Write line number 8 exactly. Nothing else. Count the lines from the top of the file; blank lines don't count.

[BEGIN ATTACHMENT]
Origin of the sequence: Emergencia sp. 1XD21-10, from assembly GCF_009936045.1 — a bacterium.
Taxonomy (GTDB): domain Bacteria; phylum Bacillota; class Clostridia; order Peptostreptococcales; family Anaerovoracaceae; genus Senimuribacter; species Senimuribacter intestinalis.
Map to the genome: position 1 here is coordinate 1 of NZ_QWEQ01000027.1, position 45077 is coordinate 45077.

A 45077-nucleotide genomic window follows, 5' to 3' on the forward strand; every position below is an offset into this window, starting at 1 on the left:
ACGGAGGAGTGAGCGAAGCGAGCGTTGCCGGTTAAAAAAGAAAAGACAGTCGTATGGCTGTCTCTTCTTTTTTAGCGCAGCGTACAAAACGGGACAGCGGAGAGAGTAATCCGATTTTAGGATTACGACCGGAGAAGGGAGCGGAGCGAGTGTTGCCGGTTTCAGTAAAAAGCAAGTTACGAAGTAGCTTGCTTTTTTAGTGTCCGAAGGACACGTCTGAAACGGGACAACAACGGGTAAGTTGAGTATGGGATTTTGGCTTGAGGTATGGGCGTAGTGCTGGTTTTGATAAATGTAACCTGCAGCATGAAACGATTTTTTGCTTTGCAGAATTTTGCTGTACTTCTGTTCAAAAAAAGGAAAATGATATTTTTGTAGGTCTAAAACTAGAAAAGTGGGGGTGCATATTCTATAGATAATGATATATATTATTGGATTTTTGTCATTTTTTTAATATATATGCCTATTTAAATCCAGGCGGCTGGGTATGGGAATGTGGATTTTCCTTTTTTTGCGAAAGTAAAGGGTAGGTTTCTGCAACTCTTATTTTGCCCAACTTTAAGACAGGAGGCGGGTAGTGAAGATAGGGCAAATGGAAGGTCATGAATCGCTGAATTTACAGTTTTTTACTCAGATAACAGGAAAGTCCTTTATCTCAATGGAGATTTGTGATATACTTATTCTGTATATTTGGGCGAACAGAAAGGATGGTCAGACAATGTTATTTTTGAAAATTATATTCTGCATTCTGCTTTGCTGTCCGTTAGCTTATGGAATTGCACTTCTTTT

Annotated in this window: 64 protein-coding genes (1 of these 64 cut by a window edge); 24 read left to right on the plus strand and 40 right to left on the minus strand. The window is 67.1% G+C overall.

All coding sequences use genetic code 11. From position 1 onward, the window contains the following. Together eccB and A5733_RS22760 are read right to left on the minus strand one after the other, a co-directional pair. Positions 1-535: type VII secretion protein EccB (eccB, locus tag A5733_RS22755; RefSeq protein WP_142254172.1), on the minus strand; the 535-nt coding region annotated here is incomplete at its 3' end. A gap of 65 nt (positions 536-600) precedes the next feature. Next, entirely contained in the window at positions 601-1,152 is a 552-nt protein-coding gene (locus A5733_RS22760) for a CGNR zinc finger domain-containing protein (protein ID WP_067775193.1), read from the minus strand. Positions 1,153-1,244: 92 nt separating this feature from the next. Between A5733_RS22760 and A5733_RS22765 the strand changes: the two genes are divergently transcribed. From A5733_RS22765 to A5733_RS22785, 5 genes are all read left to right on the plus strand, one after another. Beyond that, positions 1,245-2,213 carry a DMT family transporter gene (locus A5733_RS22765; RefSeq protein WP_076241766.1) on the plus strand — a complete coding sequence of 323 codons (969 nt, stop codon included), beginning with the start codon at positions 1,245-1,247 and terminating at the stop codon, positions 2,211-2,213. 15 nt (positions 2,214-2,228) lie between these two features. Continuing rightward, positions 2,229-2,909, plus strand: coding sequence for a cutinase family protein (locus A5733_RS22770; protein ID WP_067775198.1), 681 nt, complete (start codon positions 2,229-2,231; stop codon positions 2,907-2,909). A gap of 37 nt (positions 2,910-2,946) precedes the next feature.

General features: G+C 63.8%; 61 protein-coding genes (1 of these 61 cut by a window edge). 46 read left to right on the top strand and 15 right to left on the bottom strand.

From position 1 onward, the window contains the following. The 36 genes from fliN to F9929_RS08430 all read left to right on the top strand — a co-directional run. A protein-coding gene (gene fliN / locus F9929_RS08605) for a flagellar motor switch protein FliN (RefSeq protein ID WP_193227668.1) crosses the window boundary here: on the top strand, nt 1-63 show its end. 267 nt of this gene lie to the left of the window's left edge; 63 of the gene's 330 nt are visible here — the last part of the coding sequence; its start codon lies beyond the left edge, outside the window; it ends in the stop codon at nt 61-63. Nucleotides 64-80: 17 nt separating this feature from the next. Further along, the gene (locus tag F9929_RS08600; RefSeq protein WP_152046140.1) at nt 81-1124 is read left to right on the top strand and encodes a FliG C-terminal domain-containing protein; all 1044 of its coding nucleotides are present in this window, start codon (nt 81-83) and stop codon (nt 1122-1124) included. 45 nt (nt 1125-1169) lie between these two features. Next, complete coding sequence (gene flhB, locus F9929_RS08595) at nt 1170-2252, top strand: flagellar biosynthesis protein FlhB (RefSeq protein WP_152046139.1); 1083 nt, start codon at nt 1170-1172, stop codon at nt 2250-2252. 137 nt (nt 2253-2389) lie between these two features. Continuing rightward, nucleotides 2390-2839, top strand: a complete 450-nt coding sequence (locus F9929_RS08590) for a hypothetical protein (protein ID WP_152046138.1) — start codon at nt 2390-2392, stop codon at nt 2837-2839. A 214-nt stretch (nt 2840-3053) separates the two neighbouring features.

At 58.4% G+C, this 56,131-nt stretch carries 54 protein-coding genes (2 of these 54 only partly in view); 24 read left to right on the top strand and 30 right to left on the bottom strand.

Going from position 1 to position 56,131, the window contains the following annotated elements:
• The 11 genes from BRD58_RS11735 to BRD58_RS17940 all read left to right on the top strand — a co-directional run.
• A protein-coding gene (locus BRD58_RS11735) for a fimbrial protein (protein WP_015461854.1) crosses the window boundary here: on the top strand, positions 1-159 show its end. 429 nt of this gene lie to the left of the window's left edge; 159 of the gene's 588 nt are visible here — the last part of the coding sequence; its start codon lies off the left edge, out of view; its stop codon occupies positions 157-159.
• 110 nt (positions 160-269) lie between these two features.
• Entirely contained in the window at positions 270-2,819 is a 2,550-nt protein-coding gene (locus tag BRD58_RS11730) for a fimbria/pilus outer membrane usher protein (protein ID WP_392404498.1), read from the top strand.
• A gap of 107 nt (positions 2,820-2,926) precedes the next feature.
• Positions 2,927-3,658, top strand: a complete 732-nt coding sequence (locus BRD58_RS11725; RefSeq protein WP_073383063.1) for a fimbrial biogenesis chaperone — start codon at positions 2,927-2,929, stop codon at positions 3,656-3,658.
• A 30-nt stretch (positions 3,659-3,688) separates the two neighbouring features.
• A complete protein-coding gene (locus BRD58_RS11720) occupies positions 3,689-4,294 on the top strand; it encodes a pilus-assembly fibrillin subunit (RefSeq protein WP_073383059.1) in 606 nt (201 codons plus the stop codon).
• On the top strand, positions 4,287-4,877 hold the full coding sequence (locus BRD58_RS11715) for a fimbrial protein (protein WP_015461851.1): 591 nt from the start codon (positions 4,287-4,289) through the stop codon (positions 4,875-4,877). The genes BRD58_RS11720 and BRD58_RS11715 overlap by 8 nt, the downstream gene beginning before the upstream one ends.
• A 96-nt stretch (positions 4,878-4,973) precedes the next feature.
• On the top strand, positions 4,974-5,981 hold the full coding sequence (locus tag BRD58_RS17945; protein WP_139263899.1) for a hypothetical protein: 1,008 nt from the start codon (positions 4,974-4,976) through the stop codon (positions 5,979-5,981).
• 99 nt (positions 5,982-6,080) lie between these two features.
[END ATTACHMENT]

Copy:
General features: G+C 63.8%; 61 protein-coding genes (1 of these 61 cut by a window edge). 46 read left to right on the top strand and 15 right to left on the bottom strand.